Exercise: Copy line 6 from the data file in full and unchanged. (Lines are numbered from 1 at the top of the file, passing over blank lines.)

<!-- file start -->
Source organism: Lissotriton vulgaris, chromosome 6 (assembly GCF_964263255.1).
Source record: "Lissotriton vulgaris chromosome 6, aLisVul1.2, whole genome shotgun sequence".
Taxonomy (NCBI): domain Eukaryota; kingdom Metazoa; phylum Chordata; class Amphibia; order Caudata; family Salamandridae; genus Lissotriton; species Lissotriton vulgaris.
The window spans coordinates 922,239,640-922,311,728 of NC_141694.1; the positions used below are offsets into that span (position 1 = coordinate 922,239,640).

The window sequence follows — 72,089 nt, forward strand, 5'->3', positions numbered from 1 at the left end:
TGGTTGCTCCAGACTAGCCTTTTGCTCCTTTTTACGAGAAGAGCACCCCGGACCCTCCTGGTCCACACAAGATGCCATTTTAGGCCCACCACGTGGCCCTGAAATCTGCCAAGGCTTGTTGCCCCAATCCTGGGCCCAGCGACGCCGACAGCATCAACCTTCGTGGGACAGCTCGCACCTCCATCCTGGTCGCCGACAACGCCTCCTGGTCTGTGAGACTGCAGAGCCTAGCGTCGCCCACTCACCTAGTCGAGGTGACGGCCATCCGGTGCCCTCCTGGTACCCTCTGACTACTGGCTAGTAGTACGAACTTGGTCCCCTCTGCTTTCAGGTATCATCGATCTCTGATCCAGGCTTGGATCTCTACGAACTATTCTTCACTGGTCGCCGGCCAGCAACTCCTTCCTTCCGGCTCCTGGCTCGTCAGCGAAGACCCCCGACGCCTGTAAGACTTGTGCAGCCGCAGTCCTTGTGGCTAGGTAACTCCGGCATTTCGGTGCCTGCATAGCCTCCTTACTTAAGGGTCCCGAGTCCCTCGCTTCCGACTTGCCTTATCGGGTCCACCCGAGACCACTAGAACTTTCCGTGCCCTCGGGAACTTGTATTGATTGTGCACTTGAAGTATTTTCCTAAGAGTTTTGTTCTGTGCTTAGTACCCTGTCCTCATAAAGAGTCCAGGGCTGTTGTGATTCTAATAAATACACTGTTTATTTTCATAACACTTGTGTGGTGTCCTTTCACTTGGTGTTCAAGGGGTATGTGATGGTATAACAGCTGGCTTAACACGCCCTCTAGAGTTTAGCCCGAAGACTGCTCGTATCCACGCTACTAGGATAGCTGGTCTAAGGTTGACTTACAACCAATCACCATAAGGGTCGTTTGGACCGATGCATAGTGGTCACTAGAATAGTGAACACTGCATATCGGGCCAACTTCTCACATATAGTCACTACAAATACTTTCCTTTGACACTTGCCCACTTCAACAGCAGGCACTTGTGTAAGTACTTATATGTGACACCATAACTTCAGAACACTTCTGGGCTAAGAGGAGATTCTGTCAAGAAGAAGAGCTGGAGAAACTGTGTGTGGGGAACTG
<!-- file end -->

TGGTTGCTCCAGACTAGCCTTTTGCTCCTTTTTACGAGAAGAGCACCCCGGACCCTCCTGGTCCACACAAGATGCCATTTTAGGCCCACCACGTGGCCCTGAAATCTGCCAAGGCTTGTTGCCCCAATCCTGGGCCCAGCGACGCCGACAGCATCAACCTTCGTGGGACAGCTCGCACCTCCATCCTGGTCGCCGACAACGCCTCCTGGTCTGTGAGACTGCAGAGCCTAGCGTCGCCCACTCACCTAGTCGAGGTGACGGCCATCCGGTGCCCTCCTGGTACCCTCTGACTACTGGCTAGTAGTACGAACTTGGTCCCCTCTGCTTTCAGGTATCATCGATCTCTGATCCAGGCTTGGATCTCTACGAACTATTCTTCACTGGTCGCCGGCCAGCAACTCCTTCCTTCCGGCTCCTGGCTCGTCAGCGAAGACCCCCGACGCCTGTAAGACTTGTGCAGCCGCAGTCCTTGTGGCTAGGTAACTCCGGCATTTCGGTGCCTGCATAGCCTCCTTACTTAAGGGTCCCGAGTCCCTCGCTTCCGACTTGCCTTATCGGGTCCACCCGAGACCACTAGAACTTTCCGTGCCCTCGGGAACTTGTATTGATTGTGCACTTGAAGTATTTTCCTAAGAGTTTTGTTCTGTGCTTAGTACCCTGTCCTCATAAAGAGTCCAGGGCTGTTGTGATTCTAATAAATACACTGTTTATTTTCATAACACTTGTGTGGTGTCCTTTCACTTGGTGTTCAAGGGGTATGTGATGGTATAACAGCTGGCTTAACACGCCCTCTAGAGTTTAGCCCGAAGACTGCTCGTATCCACGCTACTAGGATAGCTGGTCTAAGGTTGACTTACAACCAATCACCATAAGGGTCGTTTGGACCGATGCATAGTGGTCACTAGAATAGTGAACACTGCATATCGGGCCAACTTCTCACATATAGTCACTACAAATACTTTCCTTTGACACTTGCCCACTTCAACAGCAGGCACTTGTGTAAGTACTTATATGTGACACCATAACTTCAGAACACTTCTGGGCTAAGAGGAGATTCTGTCAAGAAGAAGAGCTGGAGAAACTGTGTGTGGGGAACTG